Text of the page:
Time travel debugging
Time travel debugging or time traveling debugging is the process of stepping back in time through source code to understand what is happening during execution of a computer program. Typically, debugging and debuggers, tools that assist a user with the process of debugging, allow users to pause the execution of running software and inspect the current state of the program. Users can then step forward in time, stepping into or over statements and proceeding in a forward direction. Interactive debuggers include the ability to modify code and step forward based on updated information. Reverse debugging tools allow users to step backwards in time through the steps that resulted in reaching a particular point in the program. Time traveling debuggers provide these features and also allow users to interact with the program, changing the history if desired, and watch how the program responds.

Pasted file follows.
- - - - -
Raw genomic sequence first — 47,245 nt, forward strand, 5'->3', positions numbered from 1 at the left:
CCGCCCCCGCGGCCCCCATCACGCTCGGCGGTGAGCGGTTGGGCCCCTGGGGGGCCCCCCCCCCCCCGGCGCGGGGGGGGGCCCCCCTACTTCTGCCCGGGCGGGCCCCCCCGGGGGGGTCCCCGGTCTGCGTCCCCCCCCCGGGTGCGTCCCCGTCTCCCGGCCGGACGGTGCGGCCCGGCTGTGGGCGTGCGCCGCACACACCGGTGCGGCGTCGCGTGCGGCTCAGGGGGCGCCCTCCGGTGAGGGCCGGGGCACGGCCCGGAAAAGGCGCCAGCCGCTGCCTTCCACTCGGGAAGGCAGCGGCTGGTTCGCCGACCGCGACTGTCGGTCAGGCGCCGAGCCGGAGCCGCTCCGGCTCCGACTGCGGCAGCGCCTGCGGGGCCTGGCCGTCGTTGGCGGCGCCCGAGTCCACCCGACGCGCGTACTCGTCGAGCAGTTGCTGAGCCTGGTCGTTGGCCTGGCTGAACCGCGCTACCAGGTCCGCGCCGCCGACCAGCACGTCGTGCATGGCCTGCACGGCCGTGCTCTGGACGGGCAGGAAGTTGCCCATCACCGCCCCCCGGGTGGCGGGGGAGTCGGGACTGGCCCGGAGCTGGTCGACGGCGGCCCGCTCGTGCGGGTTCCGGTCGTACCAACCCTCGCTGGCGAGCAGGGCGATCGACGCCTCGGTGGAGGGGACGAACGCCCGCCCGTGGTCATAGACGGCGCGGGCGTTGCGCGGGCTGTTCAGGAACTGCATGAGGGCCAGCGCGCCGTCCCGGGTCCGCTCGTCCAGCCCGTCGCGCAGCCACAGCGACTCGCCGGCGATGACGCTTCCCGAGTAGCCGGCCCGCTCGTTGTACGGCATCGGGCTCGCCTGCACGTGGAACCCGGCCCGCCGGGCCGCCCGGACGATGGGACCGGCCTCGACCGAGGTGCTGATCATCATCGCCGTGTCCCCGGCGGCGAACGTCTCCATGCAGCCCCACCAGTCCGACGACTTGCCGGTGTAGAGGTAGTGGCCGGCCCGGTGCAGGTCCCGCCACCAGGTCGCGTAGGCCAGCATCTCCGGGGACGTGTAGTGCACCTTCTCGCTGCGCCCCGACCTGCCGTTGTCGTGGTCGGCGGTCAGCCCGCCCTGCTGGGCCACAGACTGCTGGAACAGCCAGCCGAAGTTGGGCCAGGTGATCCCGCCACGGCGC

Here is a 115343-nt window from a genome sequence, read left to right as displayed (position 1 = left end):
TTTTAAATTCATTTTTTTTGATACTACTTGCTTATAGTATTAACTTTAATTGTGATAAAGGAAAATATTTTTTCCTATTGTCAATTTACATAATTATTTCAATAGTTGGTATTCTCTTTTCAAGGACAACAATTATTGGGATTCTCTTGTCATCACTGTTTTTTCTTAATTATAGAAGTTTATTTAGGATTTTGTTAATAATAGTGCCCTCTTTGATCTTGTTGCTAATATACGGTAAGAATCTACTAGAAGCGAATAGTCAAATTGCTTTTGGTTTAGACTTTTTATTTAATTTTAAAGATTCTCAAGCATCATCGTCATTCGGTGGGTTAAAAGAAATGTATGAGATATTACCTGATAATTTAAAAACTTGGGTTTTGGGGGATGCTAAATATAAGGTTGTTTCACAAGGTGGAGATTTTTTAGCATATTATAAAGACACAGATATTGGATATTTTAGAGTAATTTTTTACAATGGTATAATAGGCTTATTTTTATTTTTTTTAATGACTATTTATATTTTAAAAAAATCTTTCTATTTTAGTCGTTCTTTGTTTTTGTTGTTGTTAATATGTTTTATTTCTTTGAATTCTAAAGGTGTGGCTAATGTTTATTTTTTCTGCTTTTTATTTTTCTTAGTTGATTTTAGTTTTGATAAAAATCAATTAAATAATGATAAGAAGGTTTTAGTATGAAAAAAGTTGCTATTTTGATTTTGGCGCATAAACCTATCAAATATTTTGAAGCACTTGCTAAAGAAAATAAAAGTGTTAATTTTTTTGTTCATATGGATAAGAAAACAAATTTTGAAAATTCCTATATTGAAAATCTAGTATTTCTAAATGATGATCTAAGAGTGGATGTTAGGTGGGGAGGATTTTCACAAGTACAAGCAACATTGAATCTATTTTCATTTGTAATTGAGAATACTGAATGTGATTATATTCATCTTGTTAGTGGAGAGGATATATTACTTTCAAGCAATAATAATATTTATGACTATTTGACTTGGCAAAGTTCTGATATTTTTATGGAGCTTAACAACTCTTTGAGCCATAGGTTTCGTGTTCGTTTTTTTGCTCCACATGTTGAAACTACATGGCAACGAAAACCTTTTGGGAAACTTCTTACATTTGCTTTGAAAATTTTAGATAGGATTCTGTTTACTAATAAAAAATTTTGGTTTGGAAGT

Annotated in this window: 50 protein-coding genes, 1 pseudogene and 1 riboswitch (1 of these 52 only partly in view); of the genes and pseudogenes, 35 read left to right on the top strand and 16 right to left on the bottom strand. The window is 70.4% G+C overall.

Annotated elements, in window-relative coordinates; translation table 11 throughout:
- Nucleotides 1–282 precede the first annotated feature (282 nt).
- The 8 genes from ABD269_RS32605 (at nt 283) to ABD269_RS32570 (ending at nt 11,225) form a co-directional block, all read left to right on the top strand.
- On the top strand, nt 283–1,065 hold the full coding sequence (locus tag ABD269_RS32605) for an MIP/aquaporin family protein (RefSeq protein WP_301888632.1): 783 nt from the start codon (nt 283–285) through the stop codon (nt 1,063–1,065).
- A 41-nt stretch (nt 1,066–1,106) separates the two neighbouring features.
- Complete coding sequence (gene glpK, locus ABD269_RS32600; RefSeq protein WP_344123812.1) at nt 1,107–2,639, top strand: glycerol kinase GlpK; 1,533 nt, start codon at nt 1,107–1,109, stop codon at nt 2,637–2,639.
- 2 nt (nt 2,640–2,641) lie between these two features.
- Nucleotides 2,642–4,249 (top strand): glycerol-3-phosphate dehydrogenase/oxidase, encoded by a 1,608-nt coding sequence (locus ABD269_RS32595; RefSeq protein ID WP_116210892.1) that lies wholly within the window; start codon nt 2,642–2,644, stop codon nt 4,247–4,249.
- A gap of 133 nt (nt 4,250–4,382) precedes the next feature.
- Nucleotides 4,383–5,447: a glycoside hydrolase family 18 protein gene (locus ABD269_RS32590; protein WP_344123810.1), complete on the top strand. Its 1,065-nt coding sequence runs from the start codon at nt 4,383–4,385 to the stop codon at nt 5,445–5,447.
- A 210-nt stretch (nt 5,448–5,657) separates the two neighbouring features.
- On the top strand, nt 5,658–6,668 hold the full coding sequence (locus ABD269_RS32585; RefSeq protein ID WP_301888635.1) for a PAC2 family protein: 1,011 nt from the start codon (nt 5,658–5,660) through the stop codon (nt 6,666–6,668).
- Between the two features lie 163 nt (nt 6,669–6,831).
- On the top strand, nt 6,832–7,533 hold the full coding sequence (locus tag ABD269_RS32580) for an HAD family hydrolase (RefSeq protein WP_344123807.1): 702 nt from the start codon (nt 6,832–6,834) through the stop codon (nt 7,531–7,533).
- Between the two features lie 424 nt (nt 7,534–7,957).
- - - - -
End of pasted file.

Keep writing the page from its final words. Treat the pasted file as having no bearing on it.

Characteristics supporting bi-directional travel
There are several characteristics that support the ability to move backwards as well as forwards in time.
- Selecting a purely functional programming language helps due to the self-contained nature of pure functions. Pure functions have no side effects and depend only on the information explicitly provided to the function, providing a repeatable, reliable, re-playable path through the code.
- Languages and debuggers that enable hot swapping, the ability to modify code as the code is running, provide some of the requirements necessary to rewind, and potentially re-write execution.
- Tools based on the GNU debugger (GDB), available for compatible languages such as C, C++, Go, and Fortran are capable of reverse debugging, but the effort significantly slows interaction.
Time traveling debuggers
Debuggers with the ability to step backwards include:
- Elm Debugger
- Elm Reactor
- Meiosis Tracer
- Microsoft Time Travel Debugging (TTD) Tool for native Windows software (x86, x64, ARM, ARM64).
- ocamldebug for OCaml
- UndoDB for Linux and Android
- rr for x86 Linux
- provDebugR for R
- RevDeBug for C# and Java
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